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Re: Exporting software doesn't mean exporting (was: Re: lp ?)
On Mon, 6 Nov 1995, Peter D. Junger wrote:
> Don't blame this on my being a lawyer; blame it on some very sick
> people in the Office of Defense Trade Controls and in the NSA.
I think it's unfair to call the people at the ODTC and the NSA sick;
during the cold war, such restrictions did make some sense; in
particular, controlling the export of high-performance encryption
hardware does make it harder for other countries to deploy ubiquitous
strong encryption, particularly in the less developed countries, and
particulalry for chips that required exotic fabrication (the soviet union
never had really good mass-production facilities).
Controlling software encryption without controlling publication never
seemed to make that much sense, except that the lack of ubiquitous
encryption probably allowed for lots of realatively non-sensitive
intercepts that might otherwise have been impossible, and which may have
been useful fuel for analysts.
However, now that the cold war is over, and now that fab plants are
sprouting up all over the world, these restrictions make a lot less sense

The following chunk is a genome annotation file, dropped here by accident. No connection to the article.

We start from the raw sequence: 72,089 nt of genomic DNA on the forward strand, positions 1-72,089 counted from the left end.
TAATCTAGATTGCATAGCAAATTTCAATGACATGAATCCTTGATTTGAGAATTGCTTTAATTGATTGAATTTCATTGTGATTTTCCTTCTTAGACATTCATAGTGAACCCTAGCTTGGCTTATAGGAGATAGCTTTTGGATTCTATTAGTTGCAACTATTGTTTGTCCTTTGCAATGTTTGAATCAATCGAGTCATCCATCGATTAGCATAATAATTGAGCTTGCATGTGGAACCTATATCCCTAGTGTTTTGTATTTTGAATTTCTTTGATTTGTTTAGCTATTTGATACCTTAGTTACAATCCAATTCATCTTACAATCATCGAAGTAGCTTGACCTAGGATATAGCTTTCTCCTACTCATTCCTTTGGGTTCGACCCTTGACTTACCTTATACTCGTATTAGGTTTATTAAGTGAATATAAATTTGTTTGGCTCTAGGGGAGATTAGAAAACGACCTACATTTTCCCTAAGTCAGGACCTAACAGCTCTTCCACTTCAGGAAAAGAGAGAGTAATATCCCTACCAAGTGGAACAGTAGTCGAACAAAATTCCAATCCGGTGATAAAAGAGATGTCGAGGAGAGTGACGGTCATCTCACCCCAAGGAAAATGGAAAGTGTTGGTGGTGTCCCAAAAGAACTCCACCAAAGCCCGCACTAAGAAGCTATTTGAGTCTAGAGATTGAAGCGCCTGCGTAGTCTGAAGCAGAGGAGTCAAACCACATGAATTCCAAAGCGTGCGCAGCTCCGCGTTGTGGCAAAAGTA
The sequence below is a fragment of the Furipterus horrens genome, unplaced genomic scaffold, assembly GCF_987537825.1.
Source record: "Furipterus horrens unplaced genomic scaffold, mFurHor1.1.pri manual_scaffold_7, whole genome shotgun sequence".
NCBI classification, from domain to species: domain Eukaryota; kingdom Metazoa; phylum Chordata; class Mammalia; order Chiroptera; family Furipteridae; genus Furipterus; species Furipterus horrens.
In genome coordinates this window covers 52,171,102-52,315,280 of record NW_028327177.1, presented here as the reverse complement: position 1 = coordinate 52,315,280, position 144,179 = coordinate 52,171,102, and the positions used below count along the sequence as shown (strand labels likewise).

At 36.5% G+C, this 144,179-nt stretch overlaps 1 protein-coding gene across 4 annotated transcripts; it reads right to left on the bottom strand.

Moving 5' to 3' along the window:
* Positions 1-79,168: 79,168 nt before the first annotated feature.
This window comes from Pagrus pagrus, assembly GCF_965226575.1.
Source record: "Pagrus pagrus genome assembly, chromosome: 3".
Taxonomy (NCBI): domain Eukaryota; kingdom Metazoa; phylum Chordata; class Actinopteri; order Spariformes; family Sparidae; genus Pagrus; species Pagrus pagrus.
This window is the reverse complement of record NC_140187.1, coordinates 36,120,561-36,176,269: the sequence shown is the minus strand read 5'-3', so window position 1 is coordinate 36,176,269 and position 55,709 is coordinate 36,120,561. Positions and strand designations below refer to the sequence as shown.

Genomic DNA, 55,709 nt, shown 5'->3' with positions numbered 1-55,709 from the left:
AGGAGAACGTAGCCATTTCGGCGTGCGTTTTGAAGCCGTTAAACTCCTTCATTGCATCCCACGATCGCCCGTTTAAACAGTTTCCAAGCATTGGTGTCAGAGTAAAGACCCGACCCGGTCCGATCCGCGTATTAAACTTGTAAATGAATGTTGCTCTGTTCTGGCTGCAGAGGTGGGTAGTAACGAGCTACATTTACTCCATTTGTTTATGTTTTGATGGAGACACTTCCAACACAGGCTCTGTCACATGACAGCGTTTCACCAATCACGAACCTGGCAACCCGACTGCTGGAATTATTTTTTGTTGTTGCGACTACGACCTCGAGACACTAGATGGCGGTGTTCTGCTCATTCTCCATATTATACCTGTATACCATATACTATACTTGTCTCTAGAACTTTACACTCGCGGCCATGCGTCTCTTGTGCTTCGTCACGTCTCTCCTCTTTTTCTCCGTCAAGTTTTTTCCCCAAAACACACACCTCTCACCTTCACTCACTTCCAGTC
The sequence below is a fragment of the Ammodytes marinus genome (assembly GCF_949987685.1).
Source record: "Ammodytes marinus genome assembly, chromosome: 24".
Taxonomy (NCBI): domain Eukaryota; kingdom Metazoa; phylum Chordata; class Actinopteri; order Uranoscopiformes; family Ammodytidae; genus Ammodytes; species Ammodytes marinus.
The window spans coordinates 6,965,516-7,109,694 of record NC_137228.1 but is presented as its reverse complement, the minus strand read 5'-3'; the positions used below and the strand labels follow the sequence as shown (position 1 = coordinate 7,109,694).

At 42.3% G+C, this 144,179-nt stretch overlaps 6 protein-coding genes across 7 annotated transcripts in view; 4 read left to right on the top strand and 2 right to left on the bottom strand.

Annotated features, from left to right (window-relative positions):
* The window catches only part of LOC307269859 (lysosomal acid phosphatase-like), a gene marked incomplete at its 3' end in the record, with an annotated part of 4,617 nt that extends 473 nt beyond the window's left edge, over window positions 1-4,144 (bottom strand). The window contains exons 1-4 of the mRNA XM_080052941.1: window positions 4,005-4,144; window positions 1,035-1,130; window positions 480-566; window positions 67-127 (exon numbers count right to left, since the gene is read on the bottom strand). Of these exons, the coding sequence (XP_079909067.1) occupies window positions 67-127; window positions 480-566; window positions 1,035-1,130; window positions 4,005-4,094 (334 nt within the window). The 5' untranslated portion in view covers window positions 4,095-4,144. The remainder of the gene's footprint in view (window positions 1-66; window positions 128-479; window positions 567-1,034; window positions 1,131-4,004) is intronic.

than they used to. Their main consequence is to restrict the deployment of
strong cryptography world wide, including the United States. Strangely
enough this would seem to hurt, not help, the NSA in the most important
part of their current mission, which is to help protect US industry
against industrial espionage and virtual terrorism, which is a far more
It's time for the policy makers at the NSA and GCHQ to realise that they
won the war, give the appropriate people OBEs and knighthoods, allow the
GCHQ to rejoin the civil service unions and apologise for the insult to
their patriotism of their forcible de-unionisation, and above all,
concentrate on fighting the real enemy - The French :-)
Simon // Wow! Did I really just write all that. Next thing you know, all
// be saying sometime nice about Netscape.
I would expect the incoming Labour government to remove the ban on
Union membership at GCHQ, with the old guaranteed non-strike agreement. I
wonder how many other similar organisations allow employees to belong to
unions? I'd guess that the Israeli ones would, mainly because I can't
imagine any major Israeli organisation not being unionised :-); I can't
picture the CIA or NSA allowing collective bargaining ("America works
best when you say Union 0w98bvchgfwer097").